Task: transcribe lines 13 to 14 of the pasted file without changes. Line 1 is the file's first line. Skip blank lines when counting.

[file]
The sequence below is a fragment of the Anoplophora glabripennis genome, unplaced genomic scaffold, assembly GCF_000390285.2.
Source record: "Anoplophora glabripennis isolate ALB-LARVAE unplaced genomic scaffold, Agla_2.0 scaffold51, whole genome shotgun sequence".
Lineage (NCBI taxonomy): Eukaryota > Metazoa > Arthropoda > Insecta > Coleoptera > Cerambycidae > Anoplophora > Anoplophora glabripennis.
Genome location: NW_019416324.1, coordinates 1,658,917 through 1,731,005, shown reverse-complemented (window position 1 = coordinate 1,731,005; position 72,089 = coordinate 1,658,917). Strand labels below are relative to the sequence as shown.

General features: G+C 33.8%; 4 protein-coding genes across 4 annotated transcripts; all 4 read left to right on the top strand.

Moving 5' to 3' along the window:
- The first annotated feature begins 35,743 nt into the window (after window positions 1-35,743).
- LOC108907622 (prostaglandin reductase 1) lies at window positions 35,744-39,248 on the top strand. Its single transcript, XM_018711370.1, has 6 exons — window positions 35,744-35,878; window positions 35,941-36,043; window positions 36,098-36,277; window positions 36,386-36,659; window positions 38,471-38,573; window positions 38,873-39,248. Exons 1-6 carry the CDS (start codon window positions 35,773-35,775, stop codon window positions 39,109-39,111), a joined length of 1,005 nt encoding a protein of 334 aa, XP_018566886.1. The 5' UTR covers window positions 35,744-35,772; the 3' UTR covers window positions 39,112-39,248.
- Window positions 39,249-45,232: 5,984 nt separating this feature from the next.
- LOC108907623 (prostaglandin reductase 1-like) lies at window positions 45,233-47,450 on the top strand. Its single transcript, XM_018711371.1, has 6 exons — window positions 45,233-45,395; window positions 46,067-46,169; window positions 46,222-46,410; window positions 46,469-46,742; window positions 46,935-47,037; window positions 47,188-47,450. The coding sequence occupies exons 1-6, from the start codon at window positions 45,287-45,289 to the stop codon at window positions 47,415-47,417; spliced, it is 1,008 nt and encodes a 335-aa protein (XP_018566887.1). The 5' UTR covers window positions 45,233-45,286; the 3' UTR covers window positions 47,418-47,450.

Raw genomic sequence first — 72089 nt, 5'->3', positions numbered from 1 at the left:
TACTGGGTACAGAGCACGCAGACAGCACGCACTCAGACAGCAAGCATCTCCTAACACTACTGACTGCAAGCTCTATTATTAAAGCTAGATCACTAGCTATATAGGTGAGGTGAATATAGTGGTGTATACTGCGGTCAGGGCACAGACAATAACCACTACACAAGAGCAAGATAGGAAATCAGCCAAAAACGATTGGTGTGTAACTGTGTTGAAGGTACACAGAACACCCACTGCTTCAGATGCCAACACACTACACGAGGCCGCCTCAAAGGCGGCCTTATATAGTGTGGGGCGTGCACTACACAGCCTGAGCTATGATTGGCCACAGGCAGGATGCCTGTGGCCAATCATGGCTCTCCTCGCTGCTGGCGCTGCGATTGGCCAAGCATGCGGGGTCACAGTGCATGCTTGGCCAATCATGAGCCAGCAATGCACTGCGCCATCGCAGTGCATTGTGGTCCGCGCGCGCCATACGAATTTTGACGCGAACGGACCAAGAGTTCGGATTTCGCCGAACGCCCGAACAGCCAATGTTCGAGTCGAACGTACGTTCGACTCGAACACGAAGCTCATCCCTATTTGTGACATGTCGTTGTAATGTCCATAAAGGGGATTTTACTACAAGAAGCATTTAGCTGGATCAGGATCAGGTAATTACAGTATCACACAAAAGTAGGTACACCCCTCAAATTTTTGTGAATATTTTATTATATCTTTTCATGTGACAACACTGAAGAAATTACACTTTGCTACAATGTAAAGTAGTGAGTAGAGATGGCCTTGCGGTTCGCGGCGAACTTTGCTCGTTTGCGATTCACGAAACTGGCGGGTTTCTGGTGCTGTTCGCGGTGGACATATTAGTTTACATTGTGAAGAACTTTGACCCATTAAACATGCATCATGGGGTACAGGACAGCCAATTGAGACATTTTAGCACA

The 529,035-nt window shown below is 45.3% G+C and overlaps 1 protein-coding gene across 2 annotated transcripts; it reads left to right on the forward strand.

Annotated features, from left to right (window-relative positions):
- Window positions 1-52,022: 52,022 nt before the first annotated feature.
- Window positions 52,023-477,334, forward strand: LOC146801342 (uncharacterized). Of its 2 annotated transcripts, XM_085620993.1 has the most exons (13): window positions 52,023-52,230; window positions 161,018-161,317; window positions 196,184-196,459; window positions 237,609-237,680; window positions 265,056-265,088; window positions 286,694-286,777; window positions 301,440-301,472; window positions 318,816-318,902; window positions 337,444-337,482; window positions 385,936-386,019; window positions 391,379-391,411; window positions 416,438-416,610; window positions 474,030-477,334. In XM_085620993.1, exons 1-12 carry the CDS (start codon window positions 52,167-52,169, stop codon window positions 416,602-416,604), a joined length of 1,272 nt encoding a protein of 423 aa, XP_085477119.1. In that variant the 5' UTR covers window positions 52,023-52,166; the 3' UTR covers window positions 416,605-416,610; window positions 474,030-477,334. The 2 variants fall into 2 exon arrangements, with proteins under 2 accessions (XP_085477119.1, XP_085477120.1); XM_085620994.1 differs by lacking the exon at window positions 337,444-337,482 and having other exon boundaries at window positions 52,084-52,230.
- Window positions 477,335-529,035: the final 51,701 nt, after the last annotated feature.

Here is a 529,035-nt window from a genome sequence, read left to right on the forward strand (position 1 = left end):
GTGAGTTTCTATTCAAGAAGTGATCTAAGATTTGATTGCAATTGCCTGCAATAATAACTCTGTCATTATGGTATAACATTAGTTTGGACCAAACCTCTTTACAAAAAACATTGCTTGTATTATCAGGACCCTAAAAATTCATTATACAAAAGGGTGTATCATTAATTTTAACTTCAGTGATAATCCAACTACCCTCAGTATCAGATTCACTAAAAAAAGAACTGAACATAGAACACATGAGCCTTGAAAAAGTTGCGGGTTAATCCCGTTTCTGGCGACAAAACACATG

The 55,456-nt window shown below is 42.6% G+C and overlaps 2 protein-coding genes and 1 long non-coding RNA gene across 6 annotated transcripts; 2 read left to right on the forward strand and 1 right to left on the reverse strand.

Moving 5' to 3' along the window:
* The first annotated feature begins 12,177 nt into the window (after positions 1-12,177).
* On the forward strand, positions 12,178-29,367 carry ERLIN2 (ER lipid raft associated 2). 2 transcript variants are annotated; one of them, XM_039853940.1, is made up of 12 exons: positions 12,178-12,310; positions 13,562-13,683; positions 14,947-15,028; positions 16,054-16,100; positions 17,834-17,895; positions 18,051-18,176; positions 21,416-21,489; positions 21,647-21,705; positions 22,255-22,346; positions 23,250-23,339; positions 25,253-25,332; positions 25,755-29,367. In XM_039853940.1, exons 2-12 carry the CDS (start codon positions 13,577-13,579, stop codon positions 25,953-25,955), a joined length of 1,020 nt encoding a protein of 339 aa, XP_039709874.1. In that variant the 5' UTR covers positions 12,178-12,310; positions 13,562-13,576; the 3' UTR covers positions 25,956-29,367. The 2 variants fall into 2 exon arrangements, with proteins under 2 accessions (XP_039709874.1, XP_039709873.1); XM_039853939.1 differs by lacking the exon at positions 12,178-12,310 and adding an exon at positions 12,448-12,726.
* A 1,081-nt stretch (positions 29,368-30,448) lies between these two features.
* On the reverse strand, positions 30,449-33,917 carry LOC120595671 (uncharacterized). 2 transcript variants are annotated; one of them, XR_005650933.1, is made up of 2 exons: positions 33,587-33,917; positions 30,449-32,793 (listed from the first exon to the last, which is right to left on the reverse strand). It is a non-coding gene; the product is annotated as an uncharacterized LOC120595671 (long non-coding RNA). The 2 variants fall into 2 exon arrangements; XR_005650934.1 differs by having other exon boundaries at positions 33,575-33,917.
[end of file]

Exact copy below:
The 529,035-nt window shown below is 45.3% G+C and overlaps 1 protein-coding gene across 2 annotated transcripts; it reads left to right on the forward strand.

Annotated features, from left to right (window-relative positions):